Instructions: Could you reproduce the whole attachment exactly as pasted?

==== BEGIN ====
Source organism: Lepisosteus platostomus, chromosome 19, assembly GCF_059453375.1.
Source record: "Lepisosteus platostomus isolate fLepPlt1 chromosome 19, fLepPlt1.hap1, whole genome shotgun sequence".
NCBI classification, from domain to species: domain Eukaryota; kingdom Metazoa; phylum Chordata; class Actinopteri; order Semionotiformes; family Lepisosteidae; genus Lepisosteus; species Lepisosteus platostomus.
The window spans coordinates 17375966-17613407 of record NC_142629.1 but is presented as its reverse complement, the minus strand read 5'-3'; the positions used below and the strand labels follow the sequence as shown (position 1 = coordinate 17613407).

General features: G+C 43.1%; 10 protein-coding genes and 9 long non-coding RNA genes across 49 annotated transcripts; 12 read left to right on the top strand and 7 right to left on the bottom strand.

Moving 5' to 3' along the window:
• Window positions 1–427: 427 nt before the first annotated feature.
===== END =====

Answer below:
Source organism: Lepisosteus platostomus, chromosome 19, assembly GCF_059453375.1.
Source record: "Lepisosteus platostomus isolate fLepPlt1 chromosome 19, fLepPlt1.hap1, whole genome shotgun sequence".
NCBI classification, from domain to species: domain Eukaryota; kingdom Metazoa; phylum Chordata; class Actinopteri; order Semionotiformes; family Lepisosteidae; genus Lepisosteus; species Lepisosteus platostomus.
The window spans coordinates 17375966-17613407 of record NC_142629.1 but is presented as its reverse complement, the minus strand read 5'-3'; the positions used below and the strand labels follow the sequence as shown (position 1 = coordinate 17613407).

General features: G+C 43.1%; 10 protein-coding genes and 9 long non-coding RNA genes across 49 annotated transcripts; 12 read left to right on the top strand and 7 right to left on the bottom strand.

Moving 5' to 3' along the window:
• Window positions 1–427: 427 nt before the first annotated feature.